Amongst men, all group action is a derivative of individual action, not the other way around. Groups of men can only appear to act by virtue of their individual members doing so. The willpower of the individual alone is what moves that individual’s mind and body. This does not mean that others are irrelevant. Individuals can choose to take others into consideration, individuals can choose to learn from their teaching and experience, which includes learning prior received from others and which subsequently automatically comes to mind[12] each time a man has occasion to judge and act, but individuals can also choose not to take others into consideration or learn from them and choose not to follow what his subconscious automatically offers up to the forefront of his mind.[13] Wheresoever an individual acts to pursue the ends held by a group it is because either that individual somehow values what the group will accomplish by joint action, or that this individual has chosen to follow another’s lead, or that this individual has not chosen to challenge others' authority to direct him. In any event the matter is within the individual's power to control, and the consequences for good or for ill are on his own head for it. There is no merit in the notion that all individuals’ activities are determined in whole or in part by group influences that the individual physically cannot ignore. Individuals will only be group-directed to the extent they actively want to be or default into letting themselves be. A group is not a concrete thing but an abstraction, built out of concrete individual men with their own minds, their own choices, and their own ends.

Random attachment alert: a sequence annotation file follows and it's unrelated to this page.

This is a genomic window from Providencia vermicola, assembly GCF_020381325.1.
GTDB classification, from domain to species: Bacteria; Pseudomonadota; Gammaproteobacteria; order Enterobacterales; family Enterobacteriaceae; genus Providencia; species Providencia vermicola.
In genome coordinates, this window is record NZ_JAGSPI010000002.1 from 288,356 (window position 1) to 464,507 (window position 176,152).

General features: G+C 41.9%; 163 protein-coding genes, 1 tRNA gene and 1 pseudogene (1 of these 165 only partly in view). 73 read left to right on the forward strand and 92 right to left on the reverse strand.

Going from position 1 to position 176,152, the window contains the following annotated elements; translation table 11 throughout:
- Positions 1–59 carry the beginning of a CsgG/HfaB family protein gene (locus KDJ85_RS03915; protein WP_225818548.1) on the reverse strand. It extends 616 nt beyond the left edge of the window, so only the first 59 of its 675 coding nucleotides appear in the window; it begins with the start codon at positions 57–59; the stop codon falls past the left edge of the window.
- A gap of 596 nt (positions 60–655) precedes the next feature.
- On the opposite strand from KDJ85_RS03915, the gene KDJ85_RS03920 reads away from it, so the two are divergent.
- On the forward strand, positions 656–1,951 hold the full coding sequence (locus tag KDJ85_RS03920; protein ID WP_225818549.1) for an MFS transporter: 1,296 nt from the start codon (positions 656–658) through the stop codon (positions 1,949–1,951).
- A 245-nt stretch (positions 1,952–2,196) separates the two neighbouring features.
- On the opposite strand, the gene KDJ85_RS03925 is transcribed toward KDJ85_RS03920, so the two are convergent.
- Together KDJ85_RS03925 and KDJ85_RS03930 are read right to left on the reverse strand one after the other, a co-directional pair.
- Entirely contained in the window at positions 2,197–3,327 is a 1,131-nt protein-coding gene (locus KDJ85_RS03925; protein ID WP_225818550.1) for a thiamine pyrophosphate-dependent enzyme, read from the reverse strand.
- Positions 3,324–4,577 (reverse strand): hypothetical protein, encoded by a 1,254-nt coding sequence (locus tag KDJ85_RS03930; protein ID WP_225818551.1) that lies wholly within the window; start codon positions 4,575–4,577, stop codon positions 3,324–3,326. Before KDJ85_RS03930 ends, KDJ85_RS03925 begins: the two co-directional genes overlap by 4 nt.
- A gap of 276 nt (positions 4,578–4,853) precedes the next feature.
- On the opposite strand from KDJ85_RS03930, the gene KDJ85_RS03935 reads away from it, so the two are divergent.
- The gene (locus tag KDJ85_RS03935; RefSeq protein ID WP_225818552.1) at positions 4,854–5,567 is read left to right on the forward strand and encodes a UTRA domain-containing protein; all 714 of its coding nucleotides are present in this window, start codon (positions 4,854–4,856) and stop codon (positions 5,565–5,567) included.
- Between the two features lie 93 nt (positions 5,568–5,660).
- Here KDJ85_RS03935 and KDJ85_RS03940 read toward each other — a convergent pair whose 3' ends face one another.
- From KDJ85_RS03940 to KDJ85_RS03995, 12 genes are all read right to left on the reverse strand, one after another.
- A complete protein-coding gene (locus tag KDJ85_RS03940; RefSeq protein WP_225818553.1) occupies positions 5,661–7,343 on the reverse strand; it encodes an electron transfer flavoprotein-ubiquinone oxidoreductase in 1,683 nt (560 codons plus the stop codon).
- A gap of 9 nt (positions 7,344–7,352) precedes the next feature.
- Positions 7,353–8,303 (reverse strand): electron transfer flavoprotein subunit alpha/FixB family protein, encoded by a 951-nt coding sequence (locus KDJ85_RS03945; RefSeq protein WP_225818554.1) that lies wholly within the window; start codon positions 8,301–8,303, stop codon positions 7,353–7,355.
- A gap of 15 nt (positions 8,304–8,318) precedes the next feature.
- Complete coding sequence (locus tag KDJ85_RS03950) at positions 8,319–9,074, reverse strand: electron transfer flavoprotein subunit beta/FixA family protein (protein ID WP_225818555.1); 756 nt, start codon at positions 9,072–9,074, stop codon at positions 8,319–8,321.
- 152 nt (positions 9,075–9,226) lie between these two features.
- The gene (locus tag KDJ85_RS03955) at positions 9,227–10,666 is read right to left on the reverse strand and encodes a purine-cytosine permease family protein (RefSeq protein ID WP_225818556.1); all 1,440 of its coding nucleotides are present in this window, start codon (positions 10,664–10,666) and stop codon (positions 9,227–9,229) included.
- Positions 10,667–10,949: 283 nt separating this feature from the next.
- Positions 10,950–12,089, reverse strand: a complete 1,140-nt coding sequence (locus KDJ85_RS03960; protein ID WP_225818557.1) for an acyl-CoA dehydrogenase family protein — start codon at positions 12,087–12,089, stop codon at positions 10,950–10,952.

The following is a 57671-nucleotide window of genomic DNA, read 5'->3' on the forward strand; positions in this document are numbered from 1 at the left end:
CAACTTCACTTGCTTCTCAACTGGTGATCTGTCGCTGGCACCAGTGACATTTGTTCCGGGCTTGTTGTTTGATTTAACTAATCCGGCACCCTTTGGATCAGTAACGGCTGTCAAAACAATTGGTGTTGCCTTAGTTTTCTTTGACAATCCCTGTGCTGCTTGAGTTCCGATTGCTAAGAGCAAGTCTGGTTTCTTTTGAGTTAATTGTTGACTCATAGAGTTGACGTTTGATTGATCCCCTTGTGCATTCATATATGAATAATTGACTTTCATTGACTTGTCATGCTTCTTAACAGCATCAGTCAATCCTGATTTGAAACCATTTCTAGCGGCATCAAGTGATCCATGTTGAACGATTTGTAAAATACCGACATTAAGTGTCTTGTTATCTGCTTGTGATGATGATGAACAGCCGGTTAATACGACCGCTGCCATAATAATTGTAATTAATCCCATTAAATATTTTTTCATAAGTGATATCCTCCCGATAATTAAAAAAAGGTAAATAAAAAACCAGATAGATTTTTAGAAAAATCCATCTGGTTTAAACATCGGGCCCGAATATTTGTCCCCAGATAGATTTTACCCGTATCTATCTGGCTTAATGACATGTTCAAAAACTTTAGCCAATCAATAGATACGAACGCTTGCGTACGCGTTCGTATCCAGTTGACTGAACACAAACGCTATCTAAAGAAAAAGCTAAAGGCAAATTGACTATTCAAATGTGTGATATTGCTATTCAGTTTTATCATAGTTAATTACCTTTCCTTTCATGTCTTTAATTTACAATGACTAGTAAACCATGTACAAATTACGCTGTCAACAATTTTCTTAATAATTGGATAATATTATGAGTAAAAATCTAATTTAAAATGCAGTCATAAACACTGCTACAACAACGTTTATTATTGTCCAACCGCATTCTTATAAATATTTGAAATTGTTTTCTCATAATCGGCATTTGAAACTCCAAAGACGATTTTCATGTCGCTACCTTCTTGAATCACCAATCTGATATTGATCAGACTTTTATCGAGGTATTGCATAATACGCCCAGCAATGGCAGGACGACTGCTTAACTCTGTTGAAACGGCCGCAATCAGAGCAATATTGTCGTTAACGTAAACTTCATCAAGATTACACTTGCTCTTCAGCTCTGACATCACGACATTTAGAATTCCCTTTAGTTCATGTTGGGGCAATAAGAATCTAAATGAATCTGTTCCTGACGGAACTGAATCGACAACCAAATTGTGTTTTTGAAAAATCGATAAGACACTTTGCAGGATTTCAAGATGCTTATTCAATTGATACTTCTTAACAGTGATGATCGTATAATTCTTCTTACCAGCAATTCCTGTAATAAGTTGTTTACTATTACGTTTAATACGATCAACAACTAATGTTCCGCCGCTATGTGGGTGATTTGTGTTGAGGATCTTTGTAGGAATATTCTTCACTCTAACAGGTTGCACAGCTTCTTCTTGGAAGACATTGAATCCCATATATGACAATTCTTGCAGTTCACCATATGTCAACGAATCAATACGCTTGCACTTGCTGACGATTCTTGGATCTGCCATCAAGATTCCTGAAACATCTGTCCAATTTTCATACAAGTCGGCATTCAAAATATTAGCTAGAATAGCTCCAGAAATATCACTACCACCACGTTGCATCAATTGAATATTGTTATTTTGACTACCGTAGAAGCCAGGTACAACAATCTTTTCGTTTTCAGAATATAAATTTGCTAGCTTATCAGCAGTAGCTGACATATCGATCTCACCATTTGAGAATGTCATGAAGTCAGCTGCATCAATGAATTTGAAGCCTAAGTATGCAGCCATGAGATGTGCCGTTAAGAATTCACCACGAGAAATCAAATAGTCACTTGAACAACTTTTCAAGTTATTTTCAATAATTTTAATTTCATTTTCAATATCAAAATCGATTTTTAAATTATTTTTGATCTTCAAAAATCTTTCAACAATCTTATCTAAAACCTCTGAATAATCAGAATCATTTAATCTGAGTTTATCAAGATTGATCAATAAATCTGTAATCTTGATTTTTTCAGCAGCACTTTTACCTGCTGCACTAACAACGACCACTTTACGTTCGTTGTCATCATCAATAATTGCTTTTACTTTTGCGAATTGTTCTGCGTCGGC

The level of action we are concerned with is that pertinent to man’s conceptual consciousness. While we must pay some small attention to the non-volitional and unthinking actions, a detailed study of both these is for the medical fields to study, not economics. Economics is concerned with action that arises from the exercise of man’s mind, be that exercise done properly or not. Action by man is the deliberate initiation of action first in the mind and then subsequently in the rest of the body as directed by the mind. It is the carrying out of intentions after having purposefully deliberated beforehand what to do, whether specifically for and immediately prior to each action or by training conducted well-prior to action. The actions of the body then influence all other chains of cause-and-effect as the mind intends.

Reason as man’s means of survival